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S.F. No. 802 - Omnibus Judiciary and Public Safety Funding Bill (Third Engrossment)
 
Author: Senator Warren Limmer
 
Prepared By: Kenneth P. Backhus, Senate Counsel (651/296-4396)
Chris Turner, Senate Fiscal Analyst (651/296-4350)
 
Date: April 25, 2019



 

Article 1 – Appropriations

This article contains appropriations to fund the Supreme Court (section 2), Court of Appeals (section 3), District Courts (section 4), Guardian ad Litem Board (section 5), Tax Court (section 6), Uniform Laws Commission (section 7), Board on Judicial Standards (section 8), Board of  Public Defense (section 9), Sentencing Guidelines Commission (section 10), Department of Public Safety (section 11),  POST Board (section 12), Private Detective Board (section 13), Department of Human Rights (section 14), and Department of Corrections (section 15).  (See spreadsheet for details on the appropriations.)

Section 16 directs the Commissioner of Management and Budget to transfer up to $20 million  from the general fund to the disaster assistance contingency account if the closing balance in the general fund at the end of the current fiscal year exceeds the projected closing balance.

Section 17 requires the Commissioner of Management and Budget to transfer $461,000 each year from the general fund to the community justice reinvestment account to be available for grants under Minnesota Statutes, section 299A.707.  This clarifies that the transfer is part of the Department of Public Safety’s base budget.

Section 18 increases the peace officer training account’s share of the first $25 of the criminal and traffic surcharge from 39 to 62 percent.  This is necessary to fully fund the fiscal year 2020-2021 POST Board budget request.

 

 Article 2 – Public Safety Policy Changes Related to Appropriations

Section 1 requires persons convicted of the new enhanced felony surreptitious intrusion crime involving a minor (see section 8) to register as a predatory offender.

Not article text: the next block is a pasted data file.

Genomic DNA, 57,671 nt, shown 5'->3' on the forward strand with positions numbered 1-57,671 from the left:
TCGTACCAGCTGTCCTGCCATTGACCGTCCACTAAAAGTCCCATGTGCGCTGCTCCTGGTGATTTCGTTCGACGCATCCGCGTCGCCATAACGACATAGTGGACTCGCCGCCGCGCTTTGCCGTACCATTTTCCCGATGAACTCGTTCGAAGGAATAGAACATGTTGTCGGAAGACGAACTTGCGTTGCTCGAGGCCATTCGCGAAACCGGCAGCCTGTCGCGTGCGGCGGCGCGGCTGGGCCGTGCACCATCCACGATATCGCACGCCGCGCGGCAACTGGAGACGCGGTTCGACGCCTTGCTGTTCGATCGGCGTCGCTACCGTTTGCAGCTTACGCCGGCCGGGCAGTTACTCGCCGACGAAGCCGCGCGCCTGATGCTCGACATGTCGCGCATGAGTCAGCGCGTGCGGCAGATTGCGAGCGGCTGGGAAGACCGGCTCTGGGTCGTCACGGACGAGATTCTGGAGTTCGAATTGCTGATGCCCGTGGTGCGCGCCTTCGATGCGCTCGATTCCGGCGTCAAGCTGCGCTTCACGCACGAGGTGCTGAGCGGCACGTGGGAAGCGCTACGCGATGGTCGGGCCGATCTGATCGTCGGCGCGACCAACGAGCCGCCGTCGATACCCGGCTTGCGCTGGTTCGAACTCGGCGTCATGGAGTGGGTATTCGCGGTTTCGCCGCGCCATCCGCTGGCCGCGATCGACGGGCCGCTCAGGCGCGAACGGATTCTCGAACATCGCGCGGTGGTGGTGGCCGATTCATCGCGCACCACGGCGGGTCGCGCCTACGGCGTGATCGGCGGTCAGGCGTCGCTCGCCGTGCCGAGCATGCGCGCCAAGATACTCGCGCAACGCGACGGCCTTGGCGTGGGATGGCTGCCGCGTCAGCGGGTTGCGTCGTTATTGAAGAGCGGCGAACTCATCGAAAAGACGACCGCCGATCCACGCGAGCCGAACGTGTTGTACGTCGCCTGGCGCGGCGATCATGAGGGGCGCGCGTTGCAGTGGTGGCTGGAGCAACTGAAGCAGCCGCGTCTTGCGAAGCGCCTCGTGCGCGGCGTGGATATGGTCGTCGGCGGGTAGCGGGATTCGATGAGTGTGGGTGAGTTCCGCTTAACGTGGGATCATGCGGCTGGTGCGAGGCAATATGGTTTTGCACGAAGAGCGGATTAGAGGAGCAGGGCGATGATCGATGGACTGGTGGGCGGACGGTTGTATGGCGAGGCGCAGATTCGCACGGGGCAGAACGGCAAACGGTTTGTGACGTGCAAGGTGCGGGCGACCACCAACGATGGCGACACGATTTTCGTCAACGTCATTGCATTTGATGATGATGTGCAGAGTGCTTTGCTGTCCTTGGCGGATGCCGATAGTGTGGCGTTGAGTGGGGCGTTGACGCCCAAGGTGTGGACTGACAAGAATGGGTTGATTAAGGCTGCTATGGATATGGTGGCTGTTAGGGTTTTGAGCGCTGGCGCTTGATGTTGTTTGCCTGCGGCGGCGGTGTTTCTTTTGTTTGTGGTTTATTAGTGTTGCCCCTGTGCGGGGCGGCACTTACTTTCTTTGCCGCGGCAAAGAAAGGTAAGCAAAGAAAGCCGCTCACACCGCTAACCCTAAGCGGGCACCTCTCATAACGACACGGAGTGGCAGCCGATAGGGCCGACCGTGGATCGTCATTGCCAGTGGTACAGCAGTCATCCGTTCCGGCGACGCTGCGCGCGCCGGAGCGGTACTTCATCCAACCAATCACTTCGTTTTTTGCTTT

Section 2 expands the definition of “position of authority” to “current or recent” position of authority for the purposes of the criminal sexual conduct statutes.  Defines “recent” as within 120 days immediately preceding the act.  Includes persons who “assume” a duty or responsibility to a child as well as those who are charged with those duties or responsibilities.

Section 3 is a conforming change that extends the definition of “sexual contact” to apply to the new crime relating to peace officers created in section 7.

Sections 4 to 7 amend the criminal sexual conduct in the 1st- to 4th-degree statutes to include the expanded definition of “position of authority” in section 2.  Also, sections 6 and 7 prohibit peace officers from engaging in any type of sexual contact or penetration with a person being restrained or who is not free to leave the officer’s presence.

Section 8 creates a new enhanced felony penalty (statutory maximum sentence of up to four years’ imprisonment and/or $5,000 fine) for a violation of section 609.746, subdivision 1 (surreptitious intrusion), if the offense involved use of a recording device, the victim was a minor, the offender was more than 36 months older than the victim, the offender knew or had reason to know of the minor’s presence, and the offense was committed with sexual intent.  A person convicted under this provision must also register as a predatory offender under section 1.

Section 9 to 15 amend the various child pornography crimes. Add enhanced felony statutory maximum penalties for those crimes if the crime involved a victim under the age of 13. Also adds enhanced statutory maximums for repeat offenders and offenders who are registered predatory offenders. (Some of these enhancements (the repeat offender and the predatory offender ones) are already present for some of the offenses.  The net effect of these changes are to apply all three enhancements to each child pornography crime.) Also, extend the conditional release term for repeat child pornography offenders.

Section 16 requires the Minnesota Sentencing Guidelines Commission to comprehensively review and consider modifying how the Guidelines and the Grid treat child pornography crimes.

 
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